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Old 01-18-2012, 03:36 AM   #1
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Default Drop back pocket passers are born not made.

Big Ben lays way too many eggs every year. The reason for that is that he isn't a drop back pocket passer that they keep trying to make him into. They need to start scheming to Ben's strength and designing plays that take advantage of his strengths.
If I was a steeler play caller, i would call something like "x drag, roll right, y corner, z streak [or Go], at least once per series of downs. That way Ben can roll right by design, and have the option of stopping to hit the drag route without throwing across his body, or keep rolling and hit the x deep covered by a safety, or throw the streak or go to wallce

The way it is now, they might call a play similar to that which has Ben in the pocket and is meant to hit guys on the run. But that design always breaks down, and they go into a run and shoot chaos play.

Crossing patterns are for drop back pocket passers to throw, drag routes are made for scramblers. Ben also struggles with deep sideline patterns, but they always call them. He needs to throw stops and curls from the pocket. Best way to set up the stops and curls is with Ben under center and running play action. They always seem to have him in the shotgun when they call stop and curl plays. Play action would freeze the LB's and give the y stop or or curl some space and create a window. X could get seperation and Z could throw blocks for the y stop or curl.

They call and design plays for Ben that only guys like Manning, Brees, Brady, Eli, Rivers, Rodgers and a few others could hit
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Old 01-18-2012, 08:52 AM   #2
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Default Re: Drop back pocket passers are born not made.

Ben has shown he can hit those plays.
The problem is that our Offensive Coordinator isn't using them nearly enough in the game plan (he needs to trople it...). We also don't utilize our Tight Ends near enough, such as Brady's Patriots team does. This then frees other receivers deeper down the field.
I don't think it's Ben as much as i do the system. People have been complaining about our lack of Tight End use and with good reason.

I would have to disagree. At this point he's not a consistent "drop back passer" as you say because our play's and routes do not feed into that kind of game (unfortunately). Hopefully this is worked on and changed somewhat in the off-season. I would have to believe it will be after hearing the boss's remarks yesterday.
Arian's may not be "fired", but he without a doubt has to make some changes, there's no question about that.
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Old 01-18-2012, 10:13 AM   #3
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Default Re: Drop back pocket passers are born not made.

Ben is not, nor will he ever be a drop-back passer.

That's the thing that makes him so different and also what makes him so hard to game plan around. It's why I think ANY offensive coordinator would have trouble with him because plays, to Ben, are more suggestions than actual plans or procedures.

I think a good way to describe him would be, "Ben drops back...aaaaaand...... we'll see where he goes from there".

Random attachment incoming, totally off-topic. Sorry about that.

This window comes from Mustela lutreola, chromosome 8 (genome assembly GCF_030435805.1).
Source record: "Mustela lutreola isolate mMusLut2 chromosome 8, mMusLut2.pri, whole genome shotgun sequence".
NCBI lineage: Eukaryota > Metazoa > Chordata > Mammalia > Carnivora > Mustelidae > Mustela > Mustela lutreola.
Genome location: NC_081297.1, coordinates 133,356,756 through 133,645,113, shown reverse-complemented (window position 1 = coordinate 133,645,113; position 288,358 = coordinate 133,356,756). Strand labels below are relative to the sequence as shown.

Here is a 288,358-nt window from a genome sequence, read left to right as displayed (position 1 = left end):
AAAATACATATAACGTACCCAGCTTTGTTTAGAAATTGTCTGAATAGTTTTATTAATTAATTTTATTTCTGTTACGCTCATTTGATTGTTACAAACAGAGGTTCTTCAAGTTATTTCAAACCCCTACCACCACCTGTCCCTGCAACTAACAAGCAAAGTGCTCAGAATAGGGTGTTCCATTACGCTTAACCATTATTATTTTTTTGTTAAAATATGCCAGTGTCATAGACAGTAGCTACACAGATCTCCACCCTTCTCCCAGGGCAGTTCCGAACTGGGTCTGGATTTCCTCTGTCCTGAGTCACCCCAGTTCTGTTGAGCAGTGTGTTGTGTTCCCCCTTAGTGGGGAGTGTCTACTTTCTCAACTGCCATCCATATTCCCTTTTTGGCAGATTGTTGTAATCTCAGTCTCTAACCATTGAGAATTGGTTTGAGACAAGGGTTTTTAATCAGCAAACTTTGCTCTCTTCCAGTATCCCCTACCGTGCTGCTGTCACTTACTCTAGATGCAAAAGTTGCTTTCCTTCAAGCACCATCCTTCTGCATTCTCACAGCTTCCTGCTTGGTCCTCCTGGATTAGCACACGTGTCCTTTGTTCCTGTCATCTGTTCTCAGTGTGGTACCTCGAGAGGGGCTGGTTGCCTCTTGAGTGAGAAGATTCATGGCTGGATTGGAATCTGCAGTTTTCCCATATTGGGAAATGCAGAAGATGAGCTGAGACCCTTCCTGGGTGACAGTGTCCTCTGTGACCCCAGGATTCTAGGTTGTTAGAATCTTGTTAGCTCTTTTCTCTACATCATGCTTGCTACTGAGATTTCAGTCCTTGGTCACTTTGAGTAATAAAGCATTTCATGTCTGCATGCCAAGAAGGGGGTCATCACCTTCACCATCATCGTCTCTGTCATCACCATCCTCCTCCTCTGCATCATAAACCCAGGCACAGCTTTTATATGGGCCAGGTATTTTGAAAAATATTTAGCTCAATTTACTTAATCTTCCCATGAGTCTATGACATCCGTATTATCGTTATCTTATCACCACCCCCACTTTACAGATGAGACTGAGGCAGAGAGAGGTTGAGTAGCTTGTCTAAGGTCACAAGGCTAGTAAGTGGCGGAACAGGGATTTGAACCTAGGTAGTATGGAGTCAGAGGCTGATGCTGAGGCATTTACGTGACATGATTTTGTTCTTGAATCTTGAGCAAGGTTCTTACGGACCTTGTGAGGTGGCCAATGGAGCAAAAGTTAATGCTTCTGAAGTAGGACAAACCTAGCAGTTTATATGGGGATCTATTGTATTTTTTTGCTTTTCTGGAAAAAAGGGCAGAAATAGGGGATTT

From a "fun to watch" point of view, you can't beat the way he plays, but from a coaches point of view it's a headache, but it DOES work as evidenced by the 4th quarter in the Denver game. For the first three quarters he was basically a pocket-passer with limited success. But when the 4th quarter rolled around and he needed to get things going, he apparently decided to forget the leg and started being "Ben" and all of a sudden the offense came alive. I think though that the leg was simply too banged up to keep that sort of thing going and on the last drive (if you could call it that) of regulation, he seemed to desperately want just a few yards to get into position for a field goal attempt because I think at that point his leg was shot.

I think he sees the field better when he moves around and it's his way of getting a better idea of where everyone is in space and when he's healthy, there's no one better at doing that. Ben is never going to be an "X's and O's" guy and he has a limited capacity to run plays the way they're drawn up. He loves to improvise and I think he plays the game with a sandlot mentality, which is the main reason why I compare him so often to Bradshaw. That's also the reason why I go easy on Arians (and why Ben loves him so much) because Arians recognizes that he isn't going to change Ben, so he tries to work with him by not trying to stop him from doing what he does naturally. The difficulty in all of this lies in coming up with anything that could seriously be called a "plan" as opposed to something that seems more like, "Here, let's try this".

I think that if Ben had a healthy O-line (read: consistent), he'd have something in front of him that WAS predictable and he could then be free to do his thing. But I think the injuries have taken a lot of that ability away because he's been forced to scramble not to see the field, but to protect himself and that kind of scrambling is a lot different than running around looking for the perfect opportunity.

Maybe Ben runs around a little too much and maybe he could benefit from learning to be more "system-oriented" but frankly, I don't think he'd be as effective and he certainly wouldn't be as much fun to watch.
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Old 01-18-2012, 10:23 AM   #4
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Default Re: Drop back pocket passers are born not made.

In 2007 Ben had a lot off goal line roll-out gonzo plays that we're successful. They usually involved passes to Parker and Miller. Roll out's and drag routes have always been his strong point.
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Old 01-18-2012, 10:59 AM   #5
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Default Re: Drop back pocket passers are born not made.

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From a "fun to watch" point of view, you can't beat the way he plays, but from a coaches point of view it's a headache, but it DOES work as evidenced by the 4th quarter in the Denver game. For the first three quarters he was basically a pocket-passer with limited success. But when the 4th quarter rolled around and he needed to get things going, he apparently decided to forget the leg and started being "Ben" and all of a sudden the offense came alive...............